“This much-anticipated project promises to introduce a new generation to Vonnoh’s significant place in the history of American sculpture.”
Fine Art Connoisseur
“Aronson’s study of (Bessie Potter Vonnoh) is admirable and her treatment is thoroughly unfussy. Those of us who strive to break the canonical mold with our scholarship would be wise to look to both the author and the sculptor for quiet inspiration.”
“This indispensable resource on the American artist Bessie Potter Vonnoh (1872-1955) served as the catalogue for a traveling retrospective exhibition of her sculpture. Vonnoh’s work—although well-received in her day—has been underrepresented in exhibitions and scholarly literature.”
Woman’s Art Journal
A “meticulously stitched together history...well bound and annotated, and amply illustrated, mostly with sculptures but including some photos of the artist and her dwellings.”
Maine Antiques Digest
In the Gilded Age, when most sculptors aspired to produce monuments, Bessie Potter Vonnoh (1872–1955) made significant contributions to small bronze sculpture and garden statuary designed for the embellishment of the home. Her work commanded admiration for her fluid and suggestive modeling, graceful lines, and sculptural form. In 1904 Bessie Potter Vonnoh won the gold medal for sculpture at the St. Louis World’s Fair for bronzes of contemporary American women and children that delighted all who saw them.
Although Vonnoh’s work is represented today in museums throughout the United States, Bessie Potter Vonnoh: Sculptor of Women provides for the first time an intimate and engaging encounter with one of the most widely respected sculptors of her day.
Julie Aronson explores how, by concentrating on sculpture for domestic settings that expertly combined naturalism with elegance, Vonnoh negotiated a male-dominated field to create a pathway to professional success and made high-quality sculpture accessible to a wider audience.
In an essay that examines Vonnoh’s relationship with her foundries and scrutinizes bronze castings, Janis Conner demystifies baffling issues of authenticity and quality in turn-of-the-century bronzes.
This copiously illustrated book, indispensable for all sculpture enthusiasts, accompanies the first exhibition since 1930 dedicated to the art of Bessie Potter Vonnoh.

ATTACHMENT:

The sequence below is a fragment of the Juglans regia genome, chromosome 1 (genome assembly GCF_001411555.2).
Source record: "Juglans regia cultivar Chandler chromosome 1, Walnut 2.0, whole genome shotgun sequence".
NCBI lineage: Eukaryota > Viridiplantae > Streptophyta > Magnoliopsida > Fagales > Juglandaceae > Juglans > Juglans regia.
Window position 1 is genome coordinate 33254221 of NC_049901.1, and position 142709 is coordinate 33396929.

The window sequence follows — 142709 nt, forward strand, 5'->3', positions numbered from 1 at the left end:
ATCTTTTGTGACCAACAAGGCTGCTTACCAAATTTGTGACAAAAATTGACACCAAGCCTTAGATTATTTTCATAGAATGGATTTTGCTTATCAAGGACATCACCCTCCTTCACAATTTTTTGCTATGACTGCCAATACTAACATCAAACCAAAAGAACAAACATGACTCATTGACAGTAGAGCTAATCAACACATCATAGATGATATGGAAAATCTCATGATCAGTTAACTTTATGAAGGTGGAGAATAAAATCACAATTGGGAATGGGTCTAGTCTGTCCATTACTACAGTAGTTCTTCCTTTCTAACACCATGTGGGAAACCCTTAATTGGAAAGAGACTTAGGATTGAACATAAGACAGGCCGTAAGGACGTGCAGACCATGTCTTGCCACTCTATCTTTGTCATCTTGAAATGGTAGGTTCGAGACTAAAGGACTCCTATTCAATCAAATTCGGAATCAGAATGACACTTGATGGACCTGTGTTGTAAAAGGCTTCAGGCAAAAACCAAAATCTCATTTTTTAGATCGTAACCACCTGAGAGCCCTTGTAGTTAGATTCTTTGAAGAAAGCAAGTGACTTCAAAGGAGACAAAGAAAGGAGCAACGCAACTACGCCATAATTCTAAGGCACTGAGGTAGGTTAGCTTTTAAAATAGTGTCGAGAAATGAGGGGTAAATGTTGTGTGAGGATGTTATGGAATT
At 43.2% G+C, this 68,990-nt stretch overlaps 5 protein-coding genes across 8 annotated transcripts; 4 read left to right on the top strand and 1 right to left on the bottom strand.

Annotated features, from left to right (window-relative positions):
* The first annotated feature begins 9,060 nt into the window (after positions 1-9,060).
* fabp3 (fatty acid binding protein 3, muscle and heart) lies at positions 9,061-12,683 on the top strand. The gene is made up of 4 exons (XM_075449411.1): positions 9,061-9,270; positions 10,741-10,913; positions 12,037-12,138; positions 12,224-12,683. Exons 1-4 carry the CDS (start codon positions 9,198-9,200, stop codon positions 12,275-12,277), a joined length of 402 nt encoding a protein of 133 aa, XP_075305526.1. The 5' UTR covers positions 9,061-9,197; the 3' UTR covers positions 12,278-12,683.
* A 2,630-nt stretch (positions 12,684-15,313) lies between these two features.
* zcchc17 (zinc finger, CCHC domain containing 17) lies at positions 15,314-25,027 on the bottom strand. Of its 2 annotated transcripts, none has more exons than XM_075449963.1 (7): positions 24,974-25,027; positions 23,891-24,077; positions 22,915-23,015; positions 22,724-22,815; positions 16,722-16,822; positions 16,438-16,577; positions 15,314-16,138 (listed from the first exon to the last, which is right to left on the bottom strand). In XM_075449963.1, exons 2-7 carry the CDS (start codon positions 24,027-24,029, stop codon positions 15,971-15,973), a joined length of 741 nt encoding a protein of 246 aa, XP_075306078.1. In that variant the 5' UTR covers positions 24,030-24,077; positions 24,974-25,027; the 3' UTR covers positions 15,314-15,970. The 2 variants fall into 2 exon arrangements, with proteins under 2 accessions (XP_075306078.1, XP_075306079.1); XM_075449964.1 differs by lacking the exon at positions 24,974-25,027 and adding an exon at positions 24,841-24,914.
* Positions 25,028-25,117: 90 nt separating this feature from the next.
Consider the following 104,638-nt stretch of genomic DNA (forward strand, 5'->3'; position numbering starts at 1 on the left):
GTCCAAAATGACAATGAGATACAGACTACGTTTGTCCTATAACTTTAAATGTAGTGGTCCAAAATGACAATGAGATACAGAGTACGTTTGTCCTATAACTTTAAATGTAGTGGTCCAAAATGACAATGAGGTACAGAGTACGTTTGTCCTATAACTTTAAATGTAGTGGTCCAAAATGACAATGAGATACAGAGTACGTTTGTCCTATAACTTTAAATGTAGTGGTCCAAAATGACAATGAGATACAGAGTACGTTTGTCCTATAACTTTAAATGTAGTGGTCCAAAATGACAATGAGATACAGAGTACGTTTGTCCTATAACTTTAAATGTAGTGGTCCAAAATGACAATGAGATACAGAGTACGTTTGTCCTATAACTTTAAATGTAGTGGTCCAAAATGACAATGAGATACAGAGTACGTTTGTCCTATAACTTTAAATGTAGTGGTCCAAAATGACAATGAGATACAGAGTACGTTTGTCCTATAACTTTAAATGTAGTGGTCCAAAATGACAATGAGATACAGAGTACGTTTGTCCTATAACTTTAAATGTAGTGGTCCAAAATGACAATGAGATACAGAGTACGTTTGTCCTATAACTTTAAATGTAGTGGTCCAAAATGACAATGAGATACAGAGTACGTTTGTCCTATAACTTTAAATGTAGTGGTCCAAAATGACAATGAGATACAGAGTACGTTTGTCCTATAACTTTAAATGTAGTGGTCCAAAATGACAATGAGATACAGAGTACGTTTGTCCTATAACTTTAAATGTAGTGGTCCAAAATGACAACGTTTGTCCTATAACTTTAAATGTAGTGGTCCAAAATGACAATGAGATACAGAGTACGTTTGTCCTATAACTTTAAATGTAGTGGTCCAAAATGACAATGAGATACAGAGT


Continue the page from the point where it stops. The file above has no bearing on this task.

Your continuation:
Julie Aronson is Curator of American Painting and Sculpture at the Cincinnati Art Museum. She is co-curator of the exhibition Perfect Likeness: European and American Portrait Miniatures at the Cincinnati Art Museum and coauthor of its accompanying publication. She was also one of the curatorial team that created the permanent collection display The Cincinnati Wing: The Story of Art in the Queen City and the editor of its companion volume.
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On May 10, 2003, the Cincinnati Art Museum will celebrate the opening of the Cincinnati Wing: eighteen thousand square feet of handsomely renovated gallery space devoted to the museum’s renowned collections of painting, sculpture, furniture, ceramics, and metalwork by Cincinnati artists. The museum is the first in the country to reinterpret its American art collections with a regional emphasis, fostering civic pride and drawing attention to the achievements of the city’s artists.
Rookwood Pottery of Cincinnati—the largest, longest-lasting, and arguably most important American Art Pottery—reflected the country's cultural and commercial milieux in the production, marketing, and consumption of its own products.
Rookwood and the American Indian blends anthropology with art history to reveal the relationships between the white settlers and the Native Americans in general, between Cincinnati and the American Indian in particular, and ultimately between Rookwood artists and their Indian friends.